David Kris, a founder of the Culper Partners consulting firm, was assistant attorney general for national security from 2009 to 2011. He served as a national security adviser to the Clinton campaign in 2016.

The impending release of the so-called Nunes memo is alarming for three reasons. First, the apparent argument contained in the memo — that a member of the Trump campaign was improperly targeted for surveillance — betrays a fundamental misunderstanding of the applicable law and standards for obtaining a warrant under the Foreign Intelligence Surveillance Act. Second, the release of the Nunes memo puts the FBI in an excruciatingly unfair position: The bureau cannot effectively defend itself against allegations of shoddy workmanship without betraying confidential sources and methods. Third, and most disturbing, the release of the memo, over the vehement objections of the FBI and Justice Department, threatens to disrupt the trust necessary for effective congressional oversight of the intelligence community.

The legal ignorance underlying the claims by House Intelligence Committee Chairman Devin Nunes (R-Calif.) is easiest to address. Surveilling a target under FISA requires a demonstration, to the special court set up to oversee the law, of "probable cause" that the individual is an "agent of a foreign power." Probable cause, the Supreme Court has explained, requires only a "fair probability" that the asserted facts are true. In instances where a FISA application contains a misstatement or omission, the essential question, the Supreme Court has said, is whether there would have been probable cause without the error. There are many, many decisions from federal courts that address that question, and their answer is almost always yes. Judges know that sources often come with bias or baggage of one sort or another, so they routinely accept and uphold affidavits that generally describe a source's shortcomings without including every detail.

The Nunes memo is either a partisan document, a distraction, or an FBI smear, according to Post opinion writers. (The Washington Post)

Second, the Nunes memo presents a familiar challenge for the government, albeit from an unfamiliar direction: the congressional oversight committee. News reports indicate that Christopher Steele, the former British secret agent, was a source for the FISA application. Steele was being paid through Fusion GPS by political opponents of President Trump. Based on my familiarity with the FISA process and the people who run it, I have high confidence that they would have provided the court with enough information to meaningfully assess Steele's credibility and the provenance of the other information on which they relied.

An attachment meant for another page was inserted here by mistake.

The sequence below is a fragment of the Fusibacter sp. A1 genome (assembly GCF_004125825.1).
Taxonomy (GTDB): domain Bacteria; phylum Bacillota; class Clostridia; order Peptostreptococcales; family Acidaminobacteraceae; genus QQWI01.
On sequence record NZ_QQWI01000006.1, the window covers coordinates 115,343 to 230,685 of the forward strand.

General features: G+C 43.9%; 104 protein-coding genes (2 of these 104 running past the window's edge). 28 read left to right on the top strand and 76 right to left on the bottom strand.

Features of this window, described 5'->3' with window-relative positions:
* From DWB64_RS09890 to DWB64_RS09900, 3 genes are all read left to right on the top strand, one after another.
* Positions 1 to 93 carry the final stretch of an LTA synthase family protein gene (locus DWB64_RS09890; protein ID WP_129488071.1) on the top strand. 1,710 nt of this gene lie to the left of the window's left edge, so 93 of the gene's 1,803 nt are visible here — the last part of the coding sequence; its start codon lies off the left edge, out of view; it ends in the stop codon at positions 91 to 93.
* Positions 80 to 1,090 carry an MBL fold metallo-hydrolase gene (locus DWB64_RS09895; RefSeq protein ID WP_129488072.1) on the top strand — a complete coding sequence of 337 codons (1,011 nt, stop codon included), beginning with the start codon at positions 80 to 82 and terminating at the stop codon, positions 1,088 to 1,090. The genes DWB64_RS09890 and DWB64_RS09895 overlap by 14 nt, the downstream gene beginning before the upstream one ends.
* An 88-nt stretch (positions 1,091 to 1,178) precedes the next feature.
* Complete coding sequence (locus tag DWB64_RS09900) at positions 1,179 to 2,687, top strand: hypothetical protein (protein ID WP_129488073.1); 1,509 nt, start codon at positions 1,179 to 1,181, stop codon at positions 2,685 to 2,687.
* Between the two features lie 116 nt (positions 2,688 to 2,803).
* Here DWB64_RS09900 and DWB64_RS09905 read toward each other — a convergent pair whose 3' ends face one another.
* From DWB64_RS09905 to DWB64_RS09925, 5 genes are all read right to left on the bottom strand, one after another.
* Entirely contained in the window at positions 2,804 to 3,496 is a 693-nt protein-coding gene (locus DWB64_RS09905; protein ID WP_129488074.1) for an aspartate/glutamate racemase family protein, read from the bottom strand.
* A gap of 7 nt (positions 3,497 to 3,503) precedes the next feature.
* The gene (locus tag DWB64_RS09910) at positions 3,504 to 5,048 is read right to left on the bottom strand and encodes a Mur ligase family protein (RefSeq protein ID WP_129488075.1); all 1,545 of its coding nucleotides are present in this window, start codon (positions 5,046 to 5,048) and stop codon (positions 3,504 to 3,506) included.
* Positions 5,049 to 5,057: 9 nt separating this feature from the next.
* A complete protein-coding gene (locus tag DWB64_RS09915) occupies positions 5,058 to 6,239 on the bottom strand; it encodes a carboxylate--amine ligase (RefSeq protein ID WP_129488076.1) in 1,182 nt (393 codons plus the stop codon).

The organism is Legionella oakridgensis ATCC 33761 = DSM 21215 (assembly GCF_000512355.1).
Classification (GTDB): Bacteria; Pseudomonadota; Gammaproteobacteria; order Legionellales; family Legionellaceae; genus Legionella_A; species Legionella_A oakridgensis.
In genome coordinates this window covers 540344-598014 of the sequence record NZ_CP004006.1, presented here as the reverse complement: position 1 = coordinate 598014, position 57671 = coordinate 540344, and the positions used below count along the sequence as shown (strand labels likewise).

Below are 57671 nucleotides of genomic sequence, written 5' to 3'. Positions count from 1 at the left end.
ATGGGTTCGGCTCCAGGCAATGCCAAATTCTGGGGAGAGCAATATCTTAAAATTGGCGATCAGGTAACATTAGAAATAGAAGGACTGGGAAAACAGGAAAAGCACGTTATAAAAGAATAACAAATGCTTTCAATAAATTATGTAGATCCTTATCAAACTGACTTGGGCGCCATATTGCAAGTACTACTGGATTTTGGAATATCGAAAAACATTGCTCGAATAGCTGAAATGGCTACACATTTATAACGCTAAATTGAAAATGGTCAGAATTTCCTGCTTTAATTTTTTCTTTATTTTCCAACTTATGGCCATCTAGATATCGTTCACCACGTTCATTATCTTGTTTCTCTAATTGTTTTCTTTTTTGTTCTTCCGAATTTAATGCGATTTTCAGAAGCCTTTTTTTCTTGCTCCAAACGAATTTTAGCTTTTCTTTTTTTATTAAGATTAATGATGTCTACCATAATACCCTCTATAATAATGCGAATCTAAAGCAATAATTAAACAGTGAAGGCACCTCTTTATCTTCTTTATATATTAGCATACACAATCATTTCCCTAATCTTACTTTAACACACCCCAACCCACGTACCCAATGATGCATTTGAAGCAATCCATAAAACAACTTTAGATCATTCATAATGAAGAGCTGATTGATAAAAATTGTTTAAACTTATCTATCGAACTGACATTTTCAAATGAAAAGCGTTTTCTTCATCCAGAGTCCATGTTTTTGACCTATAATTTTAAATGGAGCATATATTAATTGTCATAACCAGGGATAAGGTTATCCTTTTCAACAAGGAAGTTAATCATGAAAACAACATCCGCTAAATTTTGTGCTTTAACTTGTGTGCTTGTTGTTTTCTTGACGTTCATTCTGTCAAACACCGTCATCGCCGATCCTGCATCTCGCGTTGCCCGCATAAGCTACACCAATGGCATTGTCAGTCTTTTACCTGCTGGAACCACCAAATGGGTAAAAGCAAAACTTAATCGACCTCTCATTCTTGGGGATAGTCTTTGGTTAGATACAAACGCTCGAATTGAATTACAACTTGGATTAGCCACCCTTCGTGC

One of the main ways to validate a source is to corroborate his reporting. At least some parts of the Steele dossier apparently remain both salacious and unverified. But other parts may well have been verified by independent investigation. And if they were, that verification would strengthen the credibility of the remainder.

To take a fanciful example, imagine that the government had a microphone implanted in Vladimir Putin's tea kettle and overheard him explaining how he expected Trump to do his bidding in return for cash payments. Such information would certainly support Steele's reporting. But if it were revealed, it might cause Putin to discard his kettle and so deprive us of a valuable intelligence source. In short, the price of refuting Nunes may be very high.

Post deputy editorial page editor Ruth Marcus says what's really interesting about the Nunes memo is how it'll be used. (Gillian Brockell/The Washington Post)

Third, the release of the memo imperils the architecture of oversight constructed four decades ago, after the revelations of abuses by intelligence agencies. In response to the Church Committee report, the House and Senate Intelligence Committees were established to deal with the challenge posed by secret intelligence in a democratic society.

The committees serve, in essence, as an informed and trusted proxy for the American people to ensure that U.S. intelligence agencies are not running roughshod over the civil liberties of citizens. For example, in response to the 2013 disclosures by Edward Snowden about the National Security Agency's metadata program, the intelligence committees provided helpful context, alerting their constituents that the collection programs in question had in fact been fully briefed to Congress and approved.

Any system of oversight is going to be subject to occasional strains between agency and overseer, especially when the stakes are so high, secrecy is paramount, and fundamental values are involved. So there have been moments of tension between Congress and the intelligence community over whether the agencies have been adequately forthcoming and otherwise acted appropriately. There have been moments of tension, as well, between Republicans and Democrats on the House and Senate intelligence panels.

But the Nunes memo is different because it so clearly abandons procedural regularity and any pretense of bipartisanship, and because Chairman Nunes has not seriously engaged with the agencies his committee purports to oversee. He has, in effect, both assumed bad faith on the part of the intelligence community, and arguably practiced it himself. That kind of behavior may generate short-term political gains, but it is highly corrosive to the paradigm of intelligence under law that we have used to govern ourselves for the past 40 years.

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